In this May 18, 2016 photo, a bicycle is inspected after arriving in Asolo, Italy after the 11th stage of the Giro d'Italia cycling race. There is perhaps no Olympic sport as dependent on technology as cycling, where space-age, feather-light carbon fiber
AP Photo
June 09, 2016

There is perhaps no Olympic sport as dependent on technology as cycling, where space-age, feather-light carbon fiber bikes can cost more than a car and make the difference between a gold medal and nothing.

That has also made the sport ripe for an entirely new kind of doping: mechanical.

Rumors have flown for years that riders were finding ways to hide tiny electrical motors in their frames, or using magnets in their wheels, to produce a couple extra watts of power. But it wasn't until a young cyclocross racer was discovered to have a motor hidden in her bike frame last year that it became the issue de jour.

Now, mechanical doping is every bit as controversial as biological doping.

''I think when these rumors first started to surface, most normal people that it was fantastical, and nobody would stoop so low to cheat this way,'' said Brian Cookson, president of the UCI, cycling's world governing body.

''But soon it became obvious the technology was available. It was out there,'' he said. ''We've seen allegations of fraud, and clearly this form of cheating is a possibility and we're taking it very seriously.''

That's a marked change from the past, when former UCI president Pat McQuaid said as recently as 2010 that using hidden motors in bikes was ''not practical'' because a battery would need to be the size of a ''bag of sugar.''

Well, batteries these days are no bigger than a thumbnail. Motors are just as small. And that has forced the UCI to develop tests to detect them in major races, including the Rio Olympics.

The UCI will work hand-in-hand with the International Olympic Committee to test bikes this August, both using proprietary software that the governing body developed for iPads. The system essentially scans a bike for magnetic fields that could indicate the presence of motors, and is advanced enough to distinguish between illegal technology and the electronic shifting systems that have become common among elite riders.

The UCI began scanning bikes in January and has already examined several thousand, including every bike at the Giro d'Italia. UCI technical manager Mark Barfield anticipates 12,000 tests by the end of the year.

Still, some do not believe the system is fail-proof. Video has circulated from European races believed to show heat signatures within bikes that could be consistent with the presence of hidden motors.

The UCI countered that thermal imaging, X-rays and ultrasonic devices have been deemed ineffective.

''We think we have a very effective defense against this,'' Cookson said in an interview with The Associated Press. ''We've all heard the rumors and seen the allegations and videos, but at the end of the day, our method is the only method that has actually caught somebody.''

USA Cycling has partnered with FLIR Systems, a thermal imaging manufacturer , to monitor bikes at its events. Cameras are set up at critical points of races, including the national championships in May, and they record images that can later be examined by USA Cycling officials.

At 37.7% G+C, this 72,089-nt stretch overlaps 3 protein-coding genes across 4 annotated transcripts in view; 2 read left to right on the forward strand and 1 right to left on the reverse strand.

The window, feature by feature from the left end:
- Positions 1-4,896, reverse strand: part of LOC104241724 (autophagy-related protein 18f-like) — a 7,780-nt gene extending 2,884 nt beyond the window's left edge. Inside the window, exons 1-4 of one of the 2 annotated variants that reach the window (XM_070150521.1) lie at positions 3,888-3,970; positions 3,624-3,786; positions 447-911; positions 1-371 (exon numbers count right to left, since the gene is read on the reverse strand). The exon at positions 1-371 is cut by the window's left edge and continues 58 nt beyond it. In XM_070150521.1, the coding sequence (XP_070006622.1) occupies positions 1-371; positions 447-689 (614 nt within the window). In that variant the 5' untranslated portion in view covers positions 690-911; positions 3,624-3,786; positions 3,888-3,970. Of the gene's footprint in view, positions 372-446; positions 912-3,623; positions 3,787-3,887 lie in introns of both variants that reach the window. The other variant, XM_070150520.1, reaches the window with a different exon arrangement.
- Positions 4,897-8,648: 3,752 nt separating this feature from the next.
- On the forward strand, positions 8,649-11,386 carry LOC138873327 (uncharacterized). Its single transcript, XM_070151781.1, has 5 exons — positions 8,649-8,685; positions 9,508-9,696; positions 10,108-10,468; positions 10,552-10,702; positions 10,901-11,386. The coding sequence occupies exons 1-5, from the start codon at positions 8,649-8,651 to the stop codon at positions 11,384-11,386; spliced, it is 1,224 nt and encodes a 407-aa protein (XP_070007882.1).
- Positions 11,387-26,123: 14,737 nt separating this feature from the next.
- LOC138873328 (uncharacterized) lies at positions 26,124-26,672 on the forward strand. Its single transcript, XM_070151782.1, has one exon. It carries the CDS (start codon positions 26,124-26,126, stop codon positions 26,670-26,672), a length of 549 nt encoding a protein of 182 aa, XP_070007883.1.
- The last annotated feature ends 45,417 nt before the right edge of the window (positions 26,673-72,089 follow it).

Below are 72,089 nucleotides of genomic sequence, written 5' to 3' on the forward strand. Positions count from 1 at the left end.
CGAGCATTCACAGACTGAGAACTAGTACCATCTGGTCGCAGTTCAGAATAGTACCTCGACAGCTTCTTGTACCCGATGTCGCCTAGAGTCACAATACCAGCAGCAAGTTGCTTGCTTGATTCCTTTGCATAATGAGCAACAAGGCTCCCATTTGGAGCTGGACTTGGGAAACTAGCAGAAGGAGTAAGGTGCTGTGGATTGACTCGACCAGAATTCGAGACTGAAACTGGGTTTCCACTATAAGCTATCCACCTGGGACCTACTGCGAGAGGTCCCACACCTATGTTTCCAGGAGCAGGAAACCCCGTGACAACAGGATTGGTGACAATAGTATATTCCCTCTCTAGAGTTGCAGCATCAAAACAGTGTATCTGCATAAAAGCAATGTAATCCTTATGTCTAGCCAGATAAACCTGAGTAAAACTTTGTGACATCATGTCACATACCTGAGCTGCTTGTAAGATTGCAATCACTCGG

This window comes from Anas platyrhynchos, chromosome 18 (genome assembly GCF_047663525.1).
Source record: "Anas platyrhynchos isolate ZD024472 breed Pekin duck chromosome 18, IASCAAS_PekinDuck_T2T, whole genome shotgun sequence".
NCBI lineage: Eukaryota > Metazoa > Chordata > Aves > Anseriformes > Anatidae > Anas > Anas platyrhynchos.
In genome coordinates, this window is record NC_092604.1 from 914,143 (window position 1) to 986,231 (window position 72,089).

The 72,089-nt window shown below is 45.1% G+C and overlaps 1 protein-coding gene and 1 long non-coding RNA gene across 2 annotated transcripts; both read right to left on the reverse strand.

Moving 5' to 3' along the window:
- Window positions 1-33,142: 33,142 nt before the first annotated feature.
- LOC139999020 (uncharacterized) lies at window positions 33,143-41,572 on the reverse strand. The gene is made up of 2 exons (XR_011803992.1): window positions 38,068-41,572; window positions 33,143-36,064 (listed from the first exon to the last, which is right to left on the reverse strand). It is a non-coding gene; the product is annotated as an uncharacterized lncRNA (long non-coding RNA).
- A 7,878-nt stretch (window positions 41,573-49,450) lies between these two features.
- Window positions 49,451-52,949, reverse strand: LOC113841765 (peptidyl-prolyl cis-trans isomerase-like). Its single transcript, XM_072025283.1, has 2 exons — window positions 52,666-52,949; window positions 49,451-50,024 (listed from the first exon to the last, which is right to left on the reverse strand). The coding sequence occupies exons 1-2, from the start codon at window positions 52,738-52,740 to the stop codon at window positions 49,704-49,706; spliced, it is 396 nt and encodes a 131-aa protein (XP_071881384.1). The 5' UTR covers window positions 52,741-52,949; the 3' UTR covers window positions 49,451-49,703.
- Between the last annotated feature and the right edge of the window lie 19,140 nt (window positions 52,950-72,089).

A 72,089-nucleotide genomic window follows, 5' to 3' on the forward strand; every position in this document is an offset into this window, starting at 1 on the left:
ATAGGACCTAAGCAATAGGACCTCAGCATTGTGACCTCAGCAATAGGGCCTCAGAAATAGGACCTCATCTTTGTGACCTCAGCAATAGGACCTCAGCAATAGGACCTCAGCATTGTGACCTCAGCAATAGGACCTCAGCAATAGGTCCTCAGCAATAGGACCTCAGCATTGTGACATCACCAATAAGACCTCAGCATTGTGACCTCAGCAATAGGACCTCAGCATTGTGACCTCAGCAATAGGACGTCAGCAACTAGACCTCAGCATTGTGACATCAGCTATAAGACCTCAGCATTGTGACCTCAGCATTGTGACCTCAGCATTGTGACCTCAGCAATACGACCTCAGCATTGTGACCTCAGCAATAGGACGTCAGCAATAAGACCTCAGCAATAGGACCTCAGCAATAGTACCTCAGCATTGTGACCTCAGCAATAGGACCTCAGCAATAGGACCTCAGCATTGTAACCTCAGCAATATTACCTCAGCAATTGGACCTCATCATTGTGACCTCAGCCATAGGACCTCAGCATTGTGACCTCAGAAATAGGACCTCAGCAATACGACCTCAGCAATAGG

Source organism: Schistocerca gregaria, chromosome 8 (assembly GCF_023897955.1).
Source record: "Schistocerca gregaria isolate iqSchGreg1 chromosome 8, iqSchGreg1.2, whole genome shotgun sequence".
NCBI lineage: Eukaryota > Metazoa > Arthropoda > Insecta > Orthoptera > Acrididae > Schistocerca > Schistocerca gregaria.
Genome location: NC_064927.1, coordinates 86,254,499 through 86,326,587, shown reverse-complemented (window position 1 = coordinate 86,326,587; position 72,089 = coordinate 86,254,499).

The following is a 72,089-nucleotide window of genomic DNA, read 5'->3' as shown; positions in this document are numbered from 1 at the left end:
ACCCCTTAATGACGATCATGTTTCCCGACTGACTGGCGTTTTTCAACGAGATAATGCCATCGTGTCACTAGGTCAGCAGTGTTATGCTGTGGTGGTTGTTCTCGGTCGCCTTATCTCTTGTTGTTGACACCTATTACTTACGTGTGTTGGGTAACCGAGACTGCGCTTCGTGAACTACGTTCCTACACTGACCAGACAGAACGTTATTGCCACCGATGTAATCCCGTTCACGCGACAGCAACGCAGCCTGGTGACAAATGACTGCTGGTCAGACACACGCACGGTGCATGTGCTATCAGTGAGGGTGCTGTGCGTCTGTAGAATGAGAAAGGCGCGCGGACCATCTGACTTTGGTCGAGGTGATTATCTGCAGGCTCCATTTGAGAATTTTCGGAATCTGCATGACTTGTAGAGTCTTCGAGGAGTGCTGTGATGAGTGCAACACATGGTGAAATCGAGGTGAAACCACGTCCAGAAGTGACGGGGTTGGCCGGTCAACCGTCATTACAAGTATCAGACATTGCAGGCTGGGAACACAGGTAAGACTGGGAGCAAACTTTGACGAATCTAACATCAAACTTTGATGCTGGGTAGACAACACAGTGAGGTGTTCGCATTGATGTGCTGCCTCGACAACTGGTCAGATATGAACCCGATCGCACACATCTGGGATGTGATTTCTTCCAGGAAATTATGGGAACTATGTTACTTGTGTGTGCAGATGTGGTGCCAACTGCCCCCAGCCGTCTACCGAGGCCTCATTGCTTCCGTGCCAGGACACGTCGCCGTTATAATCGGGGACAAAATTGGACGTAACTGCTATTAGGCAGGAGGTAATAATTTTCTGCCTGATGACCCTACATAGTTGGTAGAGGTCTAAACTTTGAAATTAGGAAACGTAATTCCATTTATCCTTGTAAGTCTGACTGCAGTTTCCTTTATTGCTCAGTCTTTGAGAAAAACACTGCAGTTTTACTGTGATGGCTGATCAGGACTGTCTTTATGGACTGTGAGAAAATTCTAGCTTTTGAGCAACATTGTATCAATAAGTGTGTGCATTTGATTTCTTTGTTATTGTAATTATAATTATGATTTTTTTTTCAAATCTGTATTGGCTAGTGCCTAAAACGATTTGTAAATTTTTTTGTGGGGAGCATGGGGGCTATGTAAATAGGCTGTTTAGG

''These cameras not only allow you to see in total darkness, adverse weather, haze and smoke,'' said FLIR Systems vice president Travis Merrill, ''but they can detect unnatural heat sources like those used in mechanical doping.''

Last April, the UCI set down rules for what Cookson prefers to call ''technological fraud.'' They include a minimum six-month ban and a fine of up to 200,000 Swiss francs ($206,000). Offending teams face disqualification, a suspension and fines of up to 1 million Swiss francs ($1,035,000).

''Your entire career is not only finished, everything you've achieved up until then is brought into question,'' Cookson said. ''I don't know why that's a risk you would want to take.''

Indeed, there is little to lose for riders competing in amateur races or small professional events. But when the stakes are hundreds of thousands of dollars in WorldTour races, or a life-changing gold medal from the Olympics, the temptation becomes a little harder to ignore.

''Just like biological doping, it's something we have to be watchful of,'' USA Cycling chief executive Derek Bouchard-Hall said. ''The idea is to create a level where you keep honest people honest.''

While the UCI is confident its current testing system is effective, the challenge now - not unlike biological doping - is staying ahead of the curve. New technology is being developed all the time, the batteries and motors are becoming so small that eventually they may be invisible to the naked eye.

The sport of cycling has only recently begun to move beyond its drug-tainted past. Will a new form of cheating drag it through the mud once more?

''It never even crossed my mind when I was participating,'' Bouchard-Hall said. ''It's a phenomenon in the last five years. But yes, it's something we have to be concerned about.''

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